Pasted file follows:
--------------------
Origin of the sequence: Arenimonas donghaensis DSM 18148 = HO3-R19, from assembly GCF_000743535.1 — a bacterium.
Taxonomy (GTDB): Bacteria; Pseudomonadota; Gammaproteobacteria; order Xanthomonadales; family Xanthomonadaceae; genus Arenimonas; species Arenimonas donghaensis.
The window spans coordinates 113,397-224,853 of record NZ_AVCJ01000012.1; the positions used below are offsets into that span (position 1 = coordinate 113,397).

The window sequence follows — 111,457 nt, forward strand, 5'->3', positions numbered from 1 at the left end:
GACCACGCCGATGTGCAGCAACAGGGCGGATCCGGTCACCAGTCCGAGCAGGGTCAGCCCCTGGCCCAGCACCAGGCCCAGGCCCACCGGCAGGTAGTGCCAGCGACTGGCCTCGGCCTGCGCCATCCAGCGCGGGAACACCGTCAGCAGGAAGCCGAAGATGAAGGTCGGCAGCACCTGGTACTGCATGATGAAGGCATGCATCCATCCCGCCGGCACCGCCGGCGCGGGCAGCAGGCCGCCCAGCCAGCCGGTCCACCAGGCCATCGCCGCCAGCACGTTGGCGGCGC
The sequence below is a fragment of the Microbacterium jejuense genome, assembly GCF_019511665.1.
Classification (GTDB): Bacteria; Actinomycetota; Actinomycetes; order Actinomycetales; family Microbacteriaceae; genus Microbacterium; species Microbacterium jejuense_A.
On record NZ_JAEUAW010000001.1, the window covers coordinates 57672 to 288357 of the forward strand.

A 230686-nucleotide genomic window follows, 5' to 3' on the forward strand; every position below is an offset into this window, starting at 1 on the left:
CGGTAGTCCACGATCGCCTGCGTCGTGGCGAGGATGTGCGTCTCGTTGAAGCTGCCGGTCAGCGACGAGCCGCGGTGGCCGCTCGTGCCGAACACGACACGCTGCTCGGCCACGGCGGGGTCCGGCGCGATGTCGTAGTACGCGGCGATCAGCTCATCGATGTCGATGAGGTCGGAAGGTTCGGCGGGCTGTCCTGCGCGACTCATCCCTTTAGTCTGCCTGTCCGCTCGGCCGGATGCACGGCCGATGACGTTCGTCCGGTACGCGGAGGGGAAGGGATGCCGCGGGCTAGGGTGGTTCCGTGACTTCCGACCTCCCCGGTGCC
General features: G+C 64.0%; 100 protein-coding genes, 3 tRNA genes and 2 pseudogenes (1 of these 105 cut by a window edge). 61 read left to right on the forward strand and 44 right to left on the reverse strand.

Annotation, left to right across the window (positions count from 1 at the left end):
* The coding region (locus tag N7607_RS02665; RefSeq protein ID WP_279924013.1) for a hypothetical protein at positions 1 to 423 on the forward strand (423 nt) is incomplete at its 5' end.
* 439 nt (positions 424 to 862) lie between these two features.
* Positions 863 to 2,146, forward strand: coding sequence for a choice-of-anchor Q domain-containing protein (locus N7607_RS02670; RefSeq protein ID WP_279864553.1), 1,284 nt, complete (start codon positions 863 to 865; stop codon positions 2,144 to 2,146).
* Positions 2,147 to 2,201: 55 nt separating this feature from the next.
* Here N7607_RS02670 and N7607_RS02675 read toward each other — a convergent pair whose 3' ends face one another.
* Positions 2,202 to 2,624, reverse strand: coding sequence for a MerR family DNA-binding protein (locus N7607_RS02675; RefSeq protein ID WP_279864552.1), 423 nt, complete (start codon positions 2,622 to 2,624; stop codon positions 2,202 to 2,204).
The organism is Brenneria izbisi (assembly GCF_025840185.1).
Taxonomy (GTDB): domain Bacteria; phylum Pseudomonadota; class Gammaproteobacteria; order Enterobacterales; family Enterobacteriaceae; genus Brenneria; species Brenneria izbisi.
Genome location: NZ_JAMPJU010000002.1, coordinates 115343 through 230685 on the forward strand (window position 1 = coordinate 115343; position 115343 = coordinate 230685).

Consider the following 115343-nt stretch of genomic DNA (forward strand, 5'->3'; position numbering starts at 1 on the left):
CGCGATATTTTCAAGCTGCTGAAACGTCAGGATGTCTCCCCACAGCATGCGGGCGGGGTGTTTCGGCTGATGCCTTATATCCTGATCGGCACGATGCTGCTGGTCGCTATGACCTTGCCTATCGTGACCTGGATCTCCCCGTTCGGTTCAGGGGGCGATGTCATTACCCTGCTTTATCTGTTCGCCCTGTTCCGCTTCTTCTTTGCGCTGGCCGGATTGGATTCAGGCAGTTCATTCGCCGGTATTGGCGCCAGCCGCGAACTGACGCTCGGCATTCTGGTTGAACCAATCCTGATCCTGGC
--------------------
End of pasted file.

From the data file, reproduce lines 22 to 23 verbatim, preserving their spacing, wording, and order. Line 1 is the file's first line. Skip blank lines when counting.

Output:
Consider the following 115343-nt stretch of genomic DNA (forward strand, 5'->3'; position numbering starts at 1 on the left):
CGCGATATTTTCAAGCTGCTGAAACGTCAGGATGTCTCCCCACAGCATGCGGGCGGGGTGTTTCGGCTGATGCCTTATATCCTGATCGGCACGATGCTGCTGGTCGCTATGACCTTGCCTATCGTGACCTGGATCTCCCCGTTCGGTTCAGGGGGCGATGTCATTACCCTGCTTTATCTGTTCGCCCTGTTCCGCTTCTTCTTTGCGCTGGCCGGATTGGATTCAGGCAGTTCATTCGCCGGTATTGGCGCCAGCCGCGAACTGACGCTCGGCATTCTGGTTGAACCAATCCTGATCCTGGC